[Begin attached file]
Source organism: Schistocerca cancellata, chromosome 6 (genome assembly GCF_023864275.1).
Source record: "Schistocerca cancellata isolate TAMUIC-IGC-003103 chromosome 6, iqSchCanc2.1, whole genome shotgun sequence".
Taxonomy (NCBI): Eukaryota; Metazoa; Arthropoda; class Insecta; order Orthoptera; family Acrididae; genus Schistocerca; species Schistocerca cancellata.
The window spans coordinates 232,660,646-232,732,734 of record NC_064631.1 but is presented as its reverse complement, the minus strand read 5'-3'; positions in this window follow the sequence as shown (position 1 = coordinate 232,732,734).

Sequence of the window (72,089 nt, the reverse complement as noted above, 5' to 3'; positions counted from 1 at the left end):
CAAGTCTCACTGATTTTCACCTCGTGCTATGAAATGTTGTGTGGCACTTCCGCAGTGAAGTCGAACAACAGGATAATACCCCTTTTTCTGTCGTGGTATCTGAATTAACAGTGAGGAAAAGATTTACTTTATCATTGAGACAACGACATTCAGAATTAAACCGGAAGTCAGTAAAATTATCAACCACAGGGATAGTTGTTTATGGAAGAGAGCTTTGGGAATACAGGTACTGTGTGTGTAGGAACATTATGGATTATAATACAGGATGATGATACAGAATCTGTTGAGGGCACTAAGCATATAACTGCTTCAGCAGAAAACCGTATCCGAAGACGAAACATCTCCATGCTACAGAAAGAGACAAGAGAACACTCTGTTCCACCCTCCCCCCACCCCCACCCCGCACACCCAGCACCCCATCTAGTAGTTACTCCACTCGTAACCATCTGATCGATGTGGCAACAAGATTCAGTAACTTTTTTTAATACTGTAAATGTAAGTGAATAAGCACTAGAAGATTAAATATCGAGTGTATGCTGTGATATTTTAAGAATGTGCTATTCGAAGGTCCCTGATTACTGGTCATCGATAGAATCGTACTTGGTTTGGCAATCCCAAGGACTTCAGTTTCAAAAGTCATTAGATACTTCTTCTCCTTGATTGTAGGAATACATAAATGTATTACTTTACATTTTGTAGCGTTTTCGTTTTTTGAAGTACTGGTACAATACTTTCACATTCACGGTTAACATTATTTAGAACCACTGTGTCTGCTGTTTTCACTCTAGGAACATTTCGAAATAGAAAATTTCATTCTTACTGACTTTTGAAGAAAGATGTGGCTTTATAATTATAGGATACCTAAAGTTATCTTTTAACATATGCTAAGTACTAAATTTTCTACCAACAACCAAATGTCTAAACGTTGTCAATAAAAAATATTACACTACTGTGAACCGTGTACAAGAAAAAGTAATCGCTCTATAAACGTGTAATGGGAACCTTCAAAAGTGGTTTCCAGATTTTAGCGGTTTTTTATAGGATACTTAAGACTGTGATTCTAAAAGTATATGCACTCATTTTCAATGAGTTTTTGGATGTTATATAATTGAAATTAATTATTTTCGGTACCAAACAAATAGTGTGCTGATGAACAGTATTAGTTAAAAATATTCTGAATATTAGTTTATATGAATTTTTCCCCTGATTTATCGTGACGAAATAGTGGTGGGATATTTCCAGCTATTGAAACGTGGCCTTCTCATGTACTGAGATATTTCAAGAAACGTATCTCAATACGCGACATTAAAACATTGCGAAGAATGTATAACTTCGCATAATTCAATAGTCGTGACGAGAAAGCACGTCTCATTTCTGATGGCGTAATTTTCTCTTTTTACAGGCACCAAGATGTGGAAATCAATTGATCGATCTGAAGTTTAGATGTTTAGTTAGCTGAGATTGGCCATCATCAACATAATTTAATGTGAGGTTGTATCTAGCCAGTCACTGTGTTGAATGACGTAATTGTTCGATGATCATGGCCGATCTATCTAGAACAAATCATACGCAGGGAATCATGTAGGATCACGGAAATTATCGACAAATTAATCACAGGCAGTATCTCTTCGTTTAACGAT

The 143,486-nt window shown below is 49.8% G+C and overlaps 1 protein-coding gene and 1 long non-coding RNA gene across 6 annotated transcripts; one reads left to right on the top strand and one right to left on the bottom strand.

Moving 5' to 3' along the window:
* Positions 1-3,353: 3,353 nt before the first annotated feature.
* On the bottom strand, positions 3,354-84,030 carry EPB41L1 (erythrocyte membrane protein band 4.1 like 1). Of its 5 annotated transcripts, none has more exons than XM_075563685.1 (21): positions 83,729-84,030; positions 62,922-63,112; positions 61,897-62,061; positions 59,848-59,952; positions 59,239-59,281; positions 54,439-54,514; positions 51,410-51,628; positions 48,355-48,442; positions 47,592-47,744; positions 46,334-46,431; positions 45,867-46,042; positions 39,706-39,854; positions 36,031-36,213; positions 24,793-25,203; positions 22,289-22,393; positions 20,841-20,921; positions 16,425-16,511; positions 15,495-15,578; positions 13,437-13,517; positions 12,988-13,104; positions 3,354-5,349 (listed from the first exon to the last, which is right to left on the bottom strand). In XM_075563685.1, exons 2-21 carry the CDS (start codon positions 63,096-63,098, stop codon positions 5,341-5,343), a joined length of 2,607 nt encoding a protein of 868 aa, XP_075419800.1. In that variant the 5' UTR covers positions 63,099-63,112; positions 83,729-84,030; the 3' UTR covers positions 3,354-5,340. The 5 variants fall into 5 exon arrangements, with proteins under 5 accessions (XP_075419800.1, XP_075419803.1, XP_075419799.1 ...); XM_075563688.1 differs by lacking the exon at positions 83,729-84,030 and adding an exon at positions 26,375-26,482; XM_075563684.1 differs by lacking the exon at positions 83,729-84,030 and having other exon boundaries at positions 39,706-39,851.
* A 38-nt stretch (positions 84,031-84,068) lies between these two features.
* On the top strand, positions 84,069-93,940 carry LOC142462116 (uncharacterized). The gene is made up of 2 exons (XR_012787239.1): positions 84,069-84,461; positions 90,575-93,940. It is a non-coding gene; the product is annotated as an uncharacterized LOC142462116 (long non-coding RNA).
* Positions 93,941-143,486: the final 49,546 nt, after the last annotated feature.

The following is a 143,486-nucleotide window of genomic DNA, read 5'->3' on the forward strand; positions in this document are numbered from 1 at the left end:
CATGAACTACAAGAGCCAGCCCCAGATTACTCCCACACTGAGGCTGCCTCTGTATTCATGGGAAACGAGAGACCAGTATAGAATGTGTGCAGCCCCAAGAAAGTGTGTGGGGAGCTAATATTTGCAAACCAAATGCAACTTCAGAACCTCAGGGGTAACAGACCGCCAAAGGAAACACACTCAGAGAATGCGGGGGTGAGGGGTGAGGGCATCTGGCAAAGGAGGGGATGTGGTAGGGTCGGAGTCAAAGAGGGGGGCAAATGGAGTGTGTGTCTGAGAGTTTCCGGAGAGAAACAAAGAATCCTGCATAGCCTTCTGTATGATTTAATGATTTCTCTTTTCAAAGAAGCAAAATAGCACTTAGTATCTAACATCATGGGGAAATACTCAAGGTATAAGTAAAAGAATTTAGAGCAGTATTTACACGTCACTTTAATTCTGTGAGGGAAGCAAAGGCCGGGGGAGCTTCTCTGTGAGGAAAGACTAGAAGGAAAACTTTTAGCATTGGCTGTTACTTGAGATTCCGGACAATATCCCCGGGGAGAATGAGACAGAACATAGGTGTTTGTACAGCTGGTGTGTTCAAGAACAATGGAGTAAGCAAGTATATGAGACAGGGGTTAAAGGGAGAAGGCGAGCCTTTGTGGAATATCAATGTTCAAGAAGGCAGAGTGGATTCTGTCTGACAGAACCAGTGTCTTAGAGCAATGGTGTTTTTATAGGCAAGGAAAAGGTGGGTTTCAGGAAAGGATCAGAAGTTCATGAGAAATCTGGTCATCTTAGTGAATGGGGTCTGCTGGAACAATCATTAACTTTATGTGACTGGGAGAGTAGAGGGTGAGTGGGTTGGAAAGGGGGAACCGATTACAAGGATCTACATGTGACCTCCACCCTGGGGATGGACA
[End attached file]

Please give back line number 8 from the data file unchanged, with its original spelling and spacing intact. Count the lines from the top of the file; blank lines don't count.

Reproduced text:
Moving 5' to 3' along the window: